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How To Add BlinkUp To Your Mobile App

What is Electric Imp’s BlinkUp Technology?

Optical BlinkUp

If you haven’t used an imp-enabled device before, you may be unfamiliar with the the BlinkUp™ process. Put simply, it’s a mechanism for transmitting data to an imp optically. It works by encoding the data — typically a device identification token and network configuration information — into a sequence of fixed values which are used to set the brightness of a mobile phone or tablet screen, a computer monitor or and LED.

The following short video shows BlinkUp in action, from the perspective of the end-user of your connected product:

BlinkUp supports two modes, one using maximum and minimum brightness transmitted at a fixed rate (60Hz), or a second using three values (maximum, mid and minimum) and uses embedded clock data so that BlinkUp operates as fast as the host device can drive the transmitter.

A photosensor on the imp-enabled device reads the optical signal — a sequence of flashes — and converts it back into useful information. The imp uses the data to connect and gain access to the Electric Imp impCloud™.

At the application level, the BlinkUp process centers on obtaining the information that will be transmitted — an enrollment token from the impCloud and, if required, local network access credentials from the end-user — then transmitting that data to the imp-enabled device.

Typically, the app will then periodically poll the impCloud to discover that the imp has connected and been permitted to access. When the poll response indicates that the device has been authorize to access the impCloud, the application also received the unique URL at which the device’s agent can be contacted the device’s unique ID. How this information is used, and where and whether it is retained will depend on the policy of the manufacturer of the device, and on the level of interaction between app and product. For example, the agent URL may be stored and used by the app to transmit commands from the end-user to the device.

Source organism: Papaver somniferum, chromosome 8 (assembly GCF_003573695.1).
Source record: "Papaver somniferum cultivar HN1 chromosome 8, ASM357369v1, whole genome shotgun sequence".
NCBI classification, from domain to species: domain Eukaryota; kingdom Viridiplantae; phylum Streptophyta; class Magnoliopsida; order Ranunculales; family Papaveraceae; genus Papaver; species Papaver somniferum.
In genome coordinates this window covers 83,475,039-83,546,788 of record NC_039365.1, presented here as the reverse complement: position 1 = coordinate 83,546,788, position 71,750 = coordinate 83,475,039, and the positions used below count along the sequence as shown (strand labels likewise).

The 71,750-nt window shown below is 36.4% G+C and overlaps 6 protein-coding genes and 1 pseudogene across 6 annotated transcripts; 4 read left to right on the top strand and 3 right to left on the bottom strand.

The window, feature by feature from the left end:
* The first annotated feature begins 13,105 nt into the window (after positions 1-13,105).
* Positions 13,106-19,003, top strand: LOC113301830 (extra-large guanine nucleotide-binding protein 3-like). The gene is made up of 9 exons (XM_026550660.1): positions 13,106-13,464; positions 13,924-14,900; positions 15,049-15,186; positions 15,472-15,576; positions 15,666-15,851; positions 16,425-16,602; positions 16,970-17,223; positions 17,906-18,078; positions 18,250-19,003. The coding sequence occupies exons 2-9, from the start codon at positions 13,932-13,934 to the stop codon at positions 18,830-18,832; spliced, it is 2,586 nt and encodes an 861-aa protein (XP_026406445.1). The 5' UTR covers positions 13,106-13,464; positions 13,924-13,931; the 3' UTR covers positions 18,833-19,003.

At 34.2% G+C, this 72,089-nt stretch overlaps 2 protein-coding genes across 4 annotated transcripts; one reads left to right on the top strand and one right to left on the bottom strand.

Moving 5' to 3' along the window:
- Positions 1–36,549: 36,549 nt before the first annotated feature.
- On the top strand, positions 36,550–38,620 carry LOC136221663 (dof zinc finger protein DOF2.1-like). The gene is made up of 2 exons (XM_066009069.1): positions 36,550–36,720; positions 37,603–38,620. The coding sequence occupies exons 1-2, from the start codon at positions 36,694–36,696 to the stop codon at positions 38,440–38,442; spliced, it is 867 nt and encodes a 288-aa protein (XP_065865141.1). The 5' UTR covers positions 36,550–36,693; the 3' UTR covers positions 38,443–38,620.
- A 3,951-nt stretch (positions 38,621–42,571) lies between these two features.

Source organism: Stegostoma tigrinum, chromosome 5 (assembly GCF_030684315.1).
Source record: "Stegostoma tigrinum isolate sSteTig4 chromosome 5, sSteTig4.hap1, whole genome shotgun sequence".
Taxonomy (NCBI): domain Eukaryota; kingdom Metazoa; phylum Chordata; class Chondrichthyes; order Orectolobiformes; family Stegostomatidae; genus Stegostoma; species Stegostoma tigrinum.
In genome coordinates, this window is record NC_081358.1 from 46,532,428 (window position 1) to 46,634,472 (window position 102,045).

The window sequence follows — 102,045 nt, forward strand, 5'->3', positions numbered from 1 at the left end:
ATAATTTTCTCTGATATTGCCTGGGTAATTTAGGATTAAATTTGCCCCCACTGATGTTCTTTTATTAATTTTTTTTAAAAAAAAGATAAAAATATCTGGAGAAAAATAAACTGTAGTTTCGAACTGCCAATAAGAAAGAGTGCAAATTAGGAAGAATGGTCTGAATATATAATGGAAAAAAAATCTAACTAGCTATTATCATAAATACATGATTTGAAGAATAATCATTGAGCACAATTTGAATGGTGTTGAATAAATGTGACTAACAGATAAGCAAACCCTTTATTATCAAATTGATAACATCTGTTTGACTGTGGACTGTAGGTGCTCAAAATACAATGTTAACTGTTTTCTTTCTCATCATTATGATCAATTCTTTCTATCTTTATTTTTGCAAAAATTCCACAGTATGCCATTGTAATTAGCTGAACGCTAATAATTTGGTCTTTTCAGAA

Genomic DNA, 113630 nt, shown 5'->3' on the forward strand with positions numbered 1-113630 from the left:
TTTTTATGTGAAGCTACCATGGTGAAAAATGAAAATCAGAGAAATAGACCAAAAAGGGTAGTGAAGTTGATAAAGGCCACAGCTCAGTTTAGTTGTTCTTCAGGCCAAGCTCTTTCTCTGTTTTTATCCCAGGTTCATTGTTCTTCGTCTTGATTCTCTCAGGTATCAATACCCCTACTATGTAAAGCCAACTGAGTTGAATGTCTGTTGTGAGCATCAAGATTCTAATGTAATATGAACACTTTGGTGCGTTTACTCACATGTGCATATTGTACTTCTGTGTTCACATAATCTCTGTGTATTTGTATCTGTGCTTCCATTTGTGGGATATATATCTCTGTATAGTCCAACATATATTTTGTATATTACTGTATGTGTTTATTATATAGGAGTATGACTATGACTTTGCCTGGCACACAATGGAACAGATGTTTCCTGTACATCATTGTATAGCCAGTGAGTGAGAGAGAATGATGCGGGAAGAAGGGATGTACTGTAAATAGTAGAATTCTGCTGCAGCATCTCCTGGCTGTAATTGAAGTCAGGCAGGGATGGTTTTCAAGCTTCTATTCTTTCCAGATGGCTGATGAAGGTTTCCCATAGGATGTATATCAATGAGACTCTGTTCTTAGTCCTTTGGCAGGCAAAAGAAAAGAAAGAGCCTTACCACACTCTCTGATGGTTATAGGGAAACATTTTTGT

This application-level BlinkUp flow is illustrated in the diagram below:


The BlinkUp flow

To add BlinkUp to a mobile app, you use Electric Imp’s BlinkUp SDK. This can be downloaded from the Dev Center here, in its Android and iOS forms (for mobile app development) and as a JavaScript library (for web-based apps targeting Private impClouds). All key calls to the SDK must be authorized with a BlinkUp API Key, which is only made available to Electric Imp Customers, ie. companies and organizations who have a commercial relationship with Electric Imp. For more information on becoming an Electric Imp Customer, please contact our sales team.

All customers will need to the use the BlinkUp SDK, if only to use it to drive the BlinkUp transmission process. The BlinkUp SDK also incorporates a UI for capturing log-in details for the end-user’s WiFi network, but this is optional, and customers may prefer to implement their own network capture UI.

For more information on supporting BlinkUp in your connected product hardware, please see ‘BlinkUp Tuning’. Though this document is aimed at helping hardware designers construct and then tune the optical circuit that will be built into their imp-based connected products.

Bluetooth BlinkUp

For imps which support Bluetooth LE (currently imp004m only) it is possible to transmit device enrollment and network data to the imp by this means rather than the optical method. Support for Bluetooth BlinkUp is not integrated into impOS™ so it must be integrated into your application firmware which must therefore be capable of running as soon as your product is powered up for the first time (this is the default setting for the Electric Imp Connected Factory Process; see ‘Application Firmware Loading’) in order to load the Bluetooth sub-system’s own firmware, to activate Bluetooth and to serve the Bluetooth GATT services with which your mobile app will communicate.

Your app will still require the BlinkUp SDK, which is used to mediate an initial request for enrollment data and to perform post-BlinkUp polling. This occurs much as optical BlinkUp does, but here the SDK is not told to flash the mobile phone’s screen; instead, the app sends the enrollment data to the imp.

If you wish to try Bluetooth LE BlinkUp with your imp004m-based product, we have some sample iOS app and device Squirrel code for you here. There is also a full guide on using Bluetooth LE with the imp004m for other roles.